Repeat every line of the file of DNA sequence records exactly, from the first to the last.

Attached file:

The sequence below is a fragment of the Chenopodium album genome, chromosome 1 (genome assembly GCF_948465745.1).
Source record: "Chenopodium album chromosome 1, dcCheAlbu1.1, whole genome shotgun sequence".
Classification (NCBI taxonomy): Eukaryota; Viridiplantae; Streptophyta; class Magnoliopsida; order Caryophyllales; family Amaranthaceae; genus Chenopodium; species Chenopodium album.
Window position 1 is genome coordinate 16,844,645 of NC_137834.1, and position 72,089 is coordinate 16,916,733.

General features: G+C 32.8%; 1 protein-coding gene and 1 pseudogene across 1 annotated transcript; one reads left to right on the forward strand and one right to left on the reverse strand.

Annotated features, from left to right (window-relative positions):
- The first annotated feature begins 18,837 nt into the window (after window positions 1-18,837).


The sequence below is a fragment of the Chenopodium album genome, chromosome 1 (genome assembly GCF_948465745.1).
Source record: "Chenopodium album chromosome 1, dcCheAlbu1.1, whole genome shotgun sequence".
Classification (NCBI taxonomy): Eukaryota; Viridiplantae; Streptophyta; class Magnoliopsida; order Caryophyllales; family Amaranthaceae; genus Chenopodium; species Chenopodium album.
Window position 1 is genome coordinate 16,844,645 of NC_137834.1, and position 72,089 is coordinate 16,916,733.

General features: G+C 32.8%; 1 protein-coding gene and 1 pseudogene across 1 annotated transcript; one reads left to right on the forward strand and one right to left on the reverse strand.

Annotated features, from left to right (window-relative positions):
- The first annotated feature begins 18,837 nt into the window (after window positions 1-18,837).